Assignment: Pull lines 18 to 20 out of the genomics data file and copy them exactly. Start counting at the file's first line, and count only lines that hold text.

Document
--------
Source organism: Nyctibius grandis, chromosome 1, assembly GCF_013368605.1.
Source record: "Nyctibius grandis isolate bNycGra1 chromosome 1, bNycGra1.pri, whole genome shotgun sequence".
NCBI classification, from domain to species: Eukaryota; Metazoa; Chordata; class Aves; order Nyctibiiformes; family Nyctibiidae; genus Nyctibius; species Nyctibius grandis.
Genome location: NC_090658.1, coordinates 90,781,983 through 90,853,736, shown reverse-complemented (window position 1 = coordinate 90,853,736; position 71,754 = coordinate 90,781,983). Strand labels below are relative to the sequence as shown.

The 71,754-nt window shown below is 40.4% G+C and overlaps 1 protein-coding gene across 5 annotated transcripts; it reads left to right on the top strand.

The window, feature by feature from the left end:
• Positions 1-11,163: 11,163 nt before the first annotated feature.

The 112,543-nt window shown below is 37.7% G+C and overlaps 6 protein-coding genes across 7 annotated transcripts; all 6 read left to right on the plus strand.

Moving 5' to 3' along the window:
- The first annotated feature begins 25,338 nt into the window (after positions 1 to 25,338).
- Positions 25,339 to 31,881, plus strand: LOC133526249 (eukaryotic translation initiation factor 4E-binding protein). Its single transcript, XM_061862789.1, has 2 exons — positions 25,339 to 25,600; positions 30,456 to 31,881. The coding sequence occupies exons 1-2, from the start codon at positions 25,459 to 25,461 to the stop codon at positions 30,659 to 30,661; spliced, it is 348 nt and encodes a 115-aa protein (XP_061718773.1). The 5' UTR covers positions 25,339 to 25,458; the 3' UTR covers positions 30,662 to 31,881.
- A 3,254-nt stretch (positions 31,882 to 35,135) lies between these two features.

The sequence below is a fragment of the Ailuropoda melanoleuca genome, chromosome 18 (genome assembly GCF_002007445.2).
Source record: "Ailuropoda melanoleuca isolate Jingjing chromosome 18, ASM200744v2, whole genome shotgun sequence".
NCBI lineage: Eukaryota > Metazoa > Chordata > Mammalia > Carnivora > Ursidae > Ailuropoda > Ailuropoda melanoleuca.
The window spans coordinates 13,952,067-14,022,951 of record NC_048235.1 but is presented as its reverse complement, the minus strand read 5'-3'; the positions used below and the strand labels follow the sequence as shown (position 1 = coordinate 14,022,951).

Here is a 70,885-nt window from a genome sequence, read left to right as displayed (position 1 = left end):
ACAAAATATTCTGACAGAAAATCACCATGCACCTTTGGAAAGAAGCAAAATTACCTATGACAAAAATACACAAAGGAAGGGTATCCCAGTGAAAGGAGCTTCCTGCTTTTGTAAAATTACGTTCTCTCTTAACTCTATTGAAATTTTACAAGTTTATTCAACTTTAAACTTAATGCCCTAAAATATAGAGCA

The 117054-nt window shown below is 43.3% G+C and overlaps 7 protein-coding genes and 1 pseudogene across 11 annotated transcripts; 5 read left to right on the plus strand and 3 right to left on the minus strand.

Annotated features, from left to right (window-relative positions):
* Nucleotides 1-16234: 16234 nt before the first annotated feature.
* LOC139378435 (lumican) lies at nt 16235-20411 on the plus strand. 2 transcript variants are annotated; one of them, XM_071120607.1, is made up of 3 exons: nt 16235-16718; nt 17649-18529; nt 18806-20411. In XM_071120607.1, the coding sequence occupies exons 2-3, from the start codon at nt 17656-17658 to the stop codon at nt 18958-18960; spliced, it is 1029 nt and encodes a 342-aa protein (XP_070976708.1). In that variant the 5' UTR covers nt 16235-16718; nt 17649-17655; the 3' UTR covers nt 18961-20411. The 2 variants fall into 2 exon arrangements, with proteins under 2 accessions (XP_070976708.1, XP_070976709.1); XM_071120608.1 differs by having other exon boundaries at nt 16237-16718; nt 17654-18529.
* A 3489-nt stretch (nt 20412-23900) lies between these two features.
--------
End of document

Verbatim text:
ACAAAATATTCTGACAGAAAATCACCATGCACCTTTGGAAAGAAGCAAAATTACCTATGACAAAAATACACAAAGGAAGGGTATCCCAGTGAAAGGAGCTTCCTGCTTTTGTAAAATTACGTTCTCTCTTAACTCTATTGAAATTTTACAAGTTTATTCAACTTTAAACTTAATGCCCTAAAATATAGAGCA

The 117054-nt window shown below is 43.3% G+C and overlaps 7 protein-coding genes and 1 pseudogene across 11 annotated transcripts; 5 read left to right on the plus strand and 3 right to left on the minus strand.

Annotated features, from left to right (window-relative positions):